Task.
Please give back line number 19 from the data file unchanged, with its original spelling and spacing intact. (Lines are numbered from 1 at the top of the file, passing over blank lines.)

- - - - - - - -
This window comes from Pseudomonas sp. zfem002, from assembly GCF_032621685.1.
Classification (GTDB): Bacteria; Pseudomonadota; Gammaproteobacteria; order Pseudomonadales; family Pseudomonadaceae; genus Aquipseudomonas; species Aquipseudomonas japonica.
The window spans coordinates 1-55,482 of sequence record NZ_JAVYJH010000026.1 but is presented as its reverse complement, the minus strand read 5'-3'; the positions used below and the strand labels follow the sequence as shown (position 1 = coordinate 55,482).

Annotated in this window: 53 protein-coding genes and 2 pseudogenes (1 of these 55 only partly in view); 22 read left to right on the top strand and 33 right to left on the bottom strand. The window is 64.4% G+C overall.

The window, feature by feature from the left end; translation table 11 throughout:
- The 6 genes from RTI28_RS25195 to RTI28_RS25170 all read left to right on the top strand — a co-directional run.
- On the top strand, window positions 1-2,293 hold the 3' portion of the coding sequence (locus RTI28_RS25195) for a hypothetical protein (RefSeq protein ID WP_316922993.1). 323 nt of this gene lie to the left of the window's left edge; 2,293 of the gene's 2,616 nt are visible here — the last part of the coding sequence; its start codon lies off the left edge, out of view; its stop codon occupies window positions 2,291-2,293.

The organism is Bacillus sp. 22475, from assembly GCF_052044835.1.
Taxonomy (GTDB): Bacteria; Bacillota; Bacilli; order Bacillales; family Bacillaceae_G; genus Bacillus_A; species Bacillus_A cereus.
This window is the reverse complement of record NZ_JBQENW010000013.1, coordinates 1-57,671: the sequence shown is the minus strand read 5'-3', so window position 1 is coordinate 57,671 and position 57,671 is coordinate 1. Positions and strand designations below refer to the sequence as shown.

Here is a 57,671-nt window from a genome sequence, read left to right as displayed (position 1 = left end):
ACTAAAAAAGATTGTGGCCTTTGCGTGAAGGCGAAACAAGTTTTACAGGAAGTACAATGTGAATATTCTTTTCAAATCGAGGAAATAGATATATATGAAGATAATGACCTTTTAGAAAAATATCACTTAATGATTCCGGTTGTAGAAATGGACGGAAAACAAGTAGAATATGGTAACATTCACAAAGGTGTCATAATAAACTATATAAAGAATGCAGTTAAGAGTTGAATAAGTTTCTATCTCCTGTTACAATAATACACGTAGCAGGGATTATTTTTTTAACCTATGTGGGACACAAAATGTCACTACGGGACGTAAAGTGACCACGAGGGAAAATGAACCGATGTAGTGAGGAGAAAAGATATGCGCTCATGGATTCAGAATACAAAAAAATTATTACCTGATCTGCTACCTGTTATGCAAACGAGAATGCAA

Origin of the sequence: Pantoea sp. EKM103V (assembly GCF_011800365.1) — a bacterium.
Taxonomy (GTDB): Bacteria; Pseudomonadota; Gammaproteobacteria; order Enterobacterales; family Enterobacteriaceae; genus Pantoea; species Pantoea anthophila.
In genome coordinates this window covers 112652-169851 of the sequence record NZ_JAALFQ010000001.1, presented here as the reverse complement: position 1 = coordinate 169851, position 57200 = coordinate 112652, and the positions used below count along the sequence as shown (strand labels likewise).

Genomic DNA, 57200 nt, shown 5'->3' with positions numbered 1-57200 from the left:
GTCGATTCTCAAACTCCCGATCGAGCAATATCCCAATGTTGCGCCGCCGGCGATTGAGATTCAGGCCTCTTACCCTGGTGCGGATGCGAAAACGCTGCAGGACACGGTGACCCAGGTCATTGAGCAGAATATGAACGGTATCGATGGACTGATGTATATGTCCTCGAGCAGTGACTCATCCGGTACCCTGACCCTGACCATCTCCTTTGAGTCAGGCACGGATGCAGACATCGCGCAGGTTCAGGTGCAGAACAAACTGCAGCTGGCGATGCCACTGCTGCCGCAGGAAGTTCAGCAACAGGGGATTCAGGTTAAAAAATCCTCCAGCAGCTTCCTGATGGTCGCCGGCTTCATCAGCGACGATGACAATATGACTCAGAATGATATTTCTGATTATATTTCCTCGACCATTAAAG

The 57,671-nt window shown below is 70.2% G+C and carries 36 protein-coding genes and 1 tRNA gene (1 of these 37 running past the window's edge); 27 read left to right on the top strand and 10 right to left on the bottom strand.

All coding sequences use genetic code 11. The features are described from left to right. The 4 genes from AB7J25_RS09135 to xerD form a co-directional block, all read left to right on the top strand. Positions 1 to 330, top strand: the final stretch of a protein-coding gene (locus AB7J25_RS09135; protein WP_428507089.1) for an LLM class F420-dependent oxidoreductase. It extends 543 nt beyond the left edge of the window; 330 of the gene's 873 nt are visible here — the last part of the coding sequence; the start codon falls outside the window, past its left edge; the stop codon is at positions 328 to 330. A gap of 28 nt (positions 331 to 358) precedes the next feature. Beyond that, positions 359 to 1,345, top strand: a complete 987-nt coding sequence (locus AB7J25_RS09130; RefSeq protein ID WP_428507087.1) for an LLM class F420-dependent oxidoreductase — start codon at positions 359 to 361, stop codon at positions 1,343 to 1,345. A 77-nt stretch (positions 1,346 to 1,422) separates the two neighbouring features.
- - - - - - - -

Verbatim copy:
All coding sequences use genetic code 11. The features are described from left to right. The 4 genes from AB7J25_RS09135 to xerD form a co-directional block, all read left to right on the top strand. Positions 1 to 330, top strand: the final stretch of a protein-coding gene (locus AB7J25_RS09135; protein WP_428507089.1) for an LLM class F420-dependent oxidoreductase. It extends 543 nt beyond the left edge of the window; 330 of the gene's 873 nt are visible here — the last part of the coding sequence; the start codon falls outside the window, past its left edge; the stop codon is at positions 328 to 330. A gap of 28 nt (positions 331 to 358) precedes the next feature. Beyond that, positions 359 to 1,345, top strand: a complete 987-nt coding sequence (locus AB7J25_RS09130; RefSeq protein ID WP_428507087.1) for an LLM class F420-dependent oxidoreductase — start codon at positions 359 to 361, stop codon at positions 1,343 to 1,345. A 77-nt stretch (positions 1,346 to 1,422) separates the two neighbouring features.